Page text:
5. Thank you so much for this post and the recommendations, Nikage. I was also so close in getting a Wacom as my first tablet. Based on your suggestion, I am considering Huion HS611 or Huion H1060p, do you have any advice for me or things I should take note of in choosing one of them? Thanks!

    Like

    1. Hey there,

      No problem, I’m glad my post was helpful!
      With regards to the Huion HS611 and Huion H1060P, both tablets are fantastic and I can’t really think of any reason to point you to one or the other. (I have only reviewed the Huion H1060P, but a kind reader of my blog had the Huion HS611 and showed me that the pen tests had fantastic results, so I’m quite sure that the Huion HS611 performs just as well as the Huion H1060P.)

      Differences between the Huion H1060P and Huion HS611:
      1) I suppose one thing you could consider is that the Huion H1060P is an older tablet than the Huion HS611, so the Huion H1060P may lose support earlier than the Huion HS611. In that sense, maybe the Huion HS611 would be the better choice from a longevity standpoint.
      2) There’s also the fact that the Huion HS611 uses USB type-C instead of micro-USB on the tablet side (it connects to a normal USB type-A port on your computer). This doesn’t really change anything aside from being able to plug in your cable either up or down, but I figured it was worth mentioning.
      3) Another difference to note is that the Huion H1060P uses the PW100 pen, while the Huion HS611 uses the PW500 pen. With regards to how they feel, I don’t find them any different from one another in terms of performance. However, buying the replacements for the PW100 pen costs 23 USD, while the PW500 costs 50 USD. If you need to replace these pens in the future, the Huion H1060P will have cheaper replacement pens.

      All in all, either choice should be fine. Just take those differences into consideration, and if they don’t matter to you, you can just choose the one which looks nicer to you!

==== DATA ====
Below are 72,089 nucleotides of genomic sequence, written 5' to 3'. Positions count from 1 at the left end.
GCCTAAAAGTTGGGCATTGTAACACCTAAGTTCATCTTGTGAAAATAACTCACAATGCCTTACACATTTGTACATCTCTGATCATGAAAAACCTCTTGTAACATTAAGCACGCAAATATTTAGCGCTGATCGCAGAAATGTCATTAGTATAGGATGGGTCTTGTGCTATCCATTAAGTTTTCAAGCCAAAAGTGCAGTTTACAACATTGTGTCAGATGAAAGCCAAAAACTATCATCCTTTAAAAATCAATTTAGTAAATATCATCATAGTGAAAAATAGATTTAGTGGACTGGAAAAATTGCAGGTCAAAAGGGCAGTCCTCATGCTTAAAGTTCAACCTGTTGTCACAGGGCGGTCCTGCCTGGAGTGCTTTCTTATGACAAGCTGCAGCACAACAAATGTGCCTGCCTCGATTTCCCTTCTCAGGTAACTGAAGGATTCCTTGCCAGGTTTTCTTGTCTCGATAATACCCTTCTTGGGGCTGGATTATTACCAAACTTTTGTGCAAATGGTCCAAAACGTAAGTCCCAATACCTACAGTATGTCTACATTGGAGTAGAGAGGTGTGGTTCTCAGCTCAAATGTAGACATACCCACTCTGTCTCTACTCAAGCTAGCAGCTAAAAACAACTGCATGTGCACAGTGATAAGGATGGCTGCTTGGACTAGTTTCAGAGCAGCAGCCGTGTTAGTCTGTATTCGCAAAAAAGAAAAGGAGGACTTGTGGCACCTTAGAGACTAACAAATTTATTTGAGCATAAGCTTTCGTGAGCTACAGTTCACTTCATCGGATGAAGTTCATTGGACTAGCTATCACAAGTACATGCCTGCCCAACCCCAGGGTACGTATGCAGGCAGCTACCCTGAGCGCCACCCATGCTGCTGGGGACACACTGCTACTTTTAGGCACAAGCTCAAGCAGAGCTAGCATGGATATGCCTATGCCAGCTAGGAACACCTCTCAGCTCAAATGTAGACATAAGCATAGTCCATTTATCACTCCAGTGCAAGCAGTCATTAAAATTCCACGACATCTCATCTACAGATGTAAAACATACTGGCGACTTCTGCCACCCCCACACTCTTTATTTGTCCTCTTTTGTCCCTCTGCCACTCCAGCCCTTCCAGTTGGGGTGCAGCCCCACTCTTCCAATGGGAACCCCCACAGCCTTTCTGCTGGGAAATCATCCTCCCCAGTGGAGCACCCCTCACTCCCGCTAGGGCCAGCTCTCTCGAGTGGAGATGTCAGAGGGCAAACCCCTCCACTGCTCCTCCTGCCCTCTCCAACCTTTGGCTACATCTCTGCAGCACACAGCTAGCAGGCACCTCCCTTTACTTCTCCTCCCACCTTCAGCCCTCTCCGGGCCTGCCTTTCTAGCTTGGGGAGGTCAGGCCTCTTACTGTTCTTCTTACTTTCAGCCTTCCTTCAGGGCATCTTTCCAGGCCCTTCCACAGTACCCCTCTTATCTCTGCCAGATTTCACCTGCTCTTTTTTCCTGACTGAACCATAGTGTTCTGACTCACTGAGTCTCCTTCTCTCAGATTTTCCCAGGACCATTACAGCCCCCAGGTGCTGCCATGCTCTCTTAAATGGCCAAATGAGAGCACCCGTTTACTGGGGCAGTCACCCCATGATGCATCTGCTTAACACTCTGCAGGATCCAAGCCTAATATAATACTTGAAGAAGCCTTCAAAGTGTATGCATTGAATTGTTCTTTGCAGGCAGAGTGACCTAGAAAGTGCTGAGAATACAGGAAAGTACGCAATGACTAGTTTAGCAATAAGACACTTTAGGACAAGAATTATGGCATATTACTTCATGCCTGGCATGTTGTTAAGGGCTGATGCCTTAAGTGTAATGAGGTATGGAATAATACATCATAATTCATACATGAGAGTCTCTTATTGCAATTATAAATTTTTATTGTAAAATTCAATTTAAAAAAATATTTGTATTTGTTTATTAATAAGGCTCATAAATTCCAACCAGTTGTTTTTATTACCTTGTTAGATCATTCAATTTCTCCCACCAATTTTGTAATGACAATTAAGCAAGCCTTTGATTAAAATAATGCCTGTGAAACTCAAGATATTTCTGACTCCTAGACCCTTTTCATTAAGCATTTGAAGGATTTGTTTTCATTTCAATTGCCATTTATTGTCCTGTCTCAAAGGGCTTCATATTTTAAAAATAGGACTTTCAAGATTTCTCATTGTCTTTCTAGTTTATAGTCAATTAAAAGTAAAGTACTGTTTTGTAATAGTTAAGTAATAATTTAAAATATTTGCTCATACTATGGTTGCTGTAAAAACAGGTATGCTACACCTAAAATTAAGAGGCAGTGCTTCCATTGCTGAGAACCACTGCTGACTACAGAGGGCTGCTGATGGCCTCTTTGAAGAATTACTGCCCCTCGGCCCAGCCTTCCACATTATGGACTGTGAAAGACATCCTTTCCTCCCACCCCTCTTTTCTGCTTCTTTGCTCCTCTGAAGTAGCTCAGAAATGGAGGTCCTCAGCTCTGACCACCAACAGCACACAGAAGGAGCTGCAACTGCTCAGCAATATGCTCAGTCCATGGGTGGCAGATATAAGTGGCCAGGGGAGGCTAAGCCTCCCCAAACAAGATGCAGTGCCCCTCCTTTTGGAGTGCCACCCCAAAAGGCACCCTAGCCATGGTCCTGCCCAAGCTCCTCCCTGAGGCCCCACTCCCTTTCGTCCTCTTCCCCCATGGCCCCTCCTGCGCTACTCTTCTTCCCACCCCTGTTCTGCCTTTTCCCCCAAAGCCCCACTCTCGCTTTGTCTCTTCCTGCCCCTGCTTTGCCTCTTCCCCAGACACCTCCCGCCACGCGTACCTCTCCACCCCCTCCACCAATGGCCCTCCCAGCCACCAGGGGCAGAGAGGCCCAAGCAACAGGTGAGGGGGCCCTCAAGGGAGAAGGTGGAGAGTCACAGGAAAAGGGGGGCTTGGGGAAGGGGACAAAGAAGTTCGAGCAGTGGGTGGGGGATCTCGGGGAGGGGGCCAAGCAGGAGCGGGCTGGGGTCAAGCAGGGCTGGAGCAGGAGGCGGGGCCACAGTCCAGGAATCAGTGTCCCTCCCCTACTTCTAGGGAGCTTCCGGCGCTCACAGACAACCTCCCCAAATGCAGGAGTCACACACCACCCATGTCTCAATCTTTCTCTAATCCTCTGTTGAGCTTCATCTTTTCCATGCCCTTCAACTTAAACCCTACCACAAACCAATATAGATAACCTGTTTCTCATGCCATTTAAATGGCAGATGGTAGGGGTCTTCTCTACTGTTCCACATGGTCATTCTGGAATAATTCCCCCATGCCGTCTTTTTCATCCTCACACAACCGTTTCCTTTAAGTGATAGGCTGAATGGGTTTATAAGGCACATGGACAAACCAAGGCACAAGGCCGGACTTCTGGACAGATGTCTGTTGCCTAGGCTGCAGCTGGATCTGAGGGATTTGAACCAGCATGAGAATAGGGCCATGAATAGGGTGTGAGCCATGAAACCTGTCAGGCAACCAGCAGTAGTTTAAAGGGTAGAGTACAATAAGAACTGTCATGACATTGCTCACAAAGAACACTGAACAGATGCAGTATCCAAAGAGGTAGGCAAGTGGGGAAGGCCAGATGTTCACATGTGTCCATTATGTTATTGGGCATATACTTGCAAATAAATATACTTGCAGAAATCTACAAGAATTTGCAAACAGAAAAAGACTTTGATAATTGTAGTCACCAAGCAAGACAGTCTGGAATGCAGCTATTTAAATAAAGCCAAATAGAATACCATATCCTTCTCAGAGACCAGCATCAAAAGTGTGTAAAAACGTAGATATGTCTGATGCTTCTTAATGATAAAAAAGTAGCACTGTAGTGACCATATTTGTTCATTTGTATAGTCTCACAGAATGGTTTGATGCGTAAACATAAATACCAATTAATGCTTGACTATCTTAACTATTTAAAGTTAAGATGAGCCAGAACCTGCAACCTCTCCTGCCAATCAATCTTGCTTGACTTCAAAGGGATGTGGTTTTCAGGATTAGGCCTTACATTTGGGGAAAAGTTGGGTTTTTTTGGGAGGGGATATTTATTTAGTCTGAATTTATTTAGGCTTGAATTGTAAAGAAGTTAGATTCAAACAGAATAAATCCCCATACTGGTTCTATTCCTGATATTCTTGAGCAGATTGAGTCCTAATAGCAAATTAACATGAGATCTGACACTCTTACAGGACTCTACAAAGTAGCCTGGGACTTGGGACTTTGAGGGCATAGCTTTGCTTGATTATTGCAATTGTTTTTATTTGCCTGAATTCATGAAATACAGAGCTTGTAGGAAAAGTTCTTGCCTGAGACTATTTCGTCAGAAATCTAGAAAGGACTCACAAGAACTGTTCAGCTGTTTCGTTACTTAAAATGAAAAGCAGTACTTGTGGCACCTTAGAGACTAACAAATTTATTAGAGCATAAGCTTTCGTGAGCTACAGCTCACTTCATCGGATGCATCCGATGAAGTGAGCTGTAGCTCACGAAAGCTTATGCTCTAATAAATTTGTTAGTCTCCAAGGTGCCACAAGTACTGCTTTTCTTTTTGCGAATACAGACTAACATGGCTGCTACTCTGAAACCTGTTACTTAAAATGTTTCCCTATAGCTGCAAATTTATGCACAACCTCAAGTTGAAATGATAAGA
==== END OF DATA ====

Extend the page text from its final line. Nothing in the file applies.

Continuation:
I hope that helps,
      Nikage

      Liked by 1 person

  6. Thanks for the reply, Nikage! I got myself Huion HS611, considering your point it is a newer tablet. Funny though, the price for HS611 is lower than H1060p. Nonetheless, thanks for your suggestion and helping me from saving a big buck for my first tablet. Looking forward to my first tablet to arrive! 🙂

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  7. hey thanks soo much this post is amazing and you know alot of stuff.
    btw i dont draw much, i want a tablet to hand write on pc. so i want something small but really comfortable pen and under 100. macro buttons and features like taht dont matter. just i want comfort. not really care about paper feel but feels good, what do u suggest?, thanks

    Like

    1. Hey there,

      Personally, when it comes to comfortable writing, I would suggest at least a medium size tablet (which is around 8 x 5 inches to 10 x 6 inches), and I believe most tablets around 100 USD from Huion and XP-Pen should also have great rubber grip pens which should be comfortable to use.

      In the case of writing, I personally would recommend the XP-Pen Deco Pro S because it has a nice texture as well as a good pen whose pen nib is not too springy (I prefer springy pen nibs for drawing, but for writing I feel like less spring is slightly nicer, but this is just my opinion).
      Unfortunately, it appears the price (on XP-Pen’s site) of the XP-Pen Deco Pro S went up from 90 USD to 110 USD, so it is slightly above your price range, but I recommend checking your region’s Amazon/etc since it’s possible that they have lower prices there.

      Another recommendation would be the Huion HS611 which retails for around 80 USD (on Huion’s site). It’s large and relatively cheap compared to other 10×6 inch tablets. I have also heard from one of my readers that it performs very well, and they have even done the pen tests which I do in my reviews and the results look fantastic.
      Another one which you could look at is the Huion H1161 which retails for around 90 USD (on Huion’s site). However, I do not know anyone who has it so I cannot guarantee that it performs perfectly.

      From among the tablets I have tried, I would recommend the Huion H950P. However, it’s a rather old model now, so it might be better to go with something newer like the Huion HS611 which is sold at the same price.
      The only difference you should take note of between the Huion H950P and HS611 is that the Huion H950P has a smoother texture which is fairly slick, but has just enough texture to not be too slippery. This comes down to preferences.

      I hope that helps,
      Nikage

      Like

  8. thank you so much nikage, u are a legend. i also wanna ask, tablets normally erase by holding a button on the pen or on the keyboard or do you have to select the eraser tool with the pen?

    also brilliant point about the springy nibs,do you mean like the nib is rubbery instead of hard or how would u describe springy? if it is about the bounce back response, wouldnt that depend on the surface too?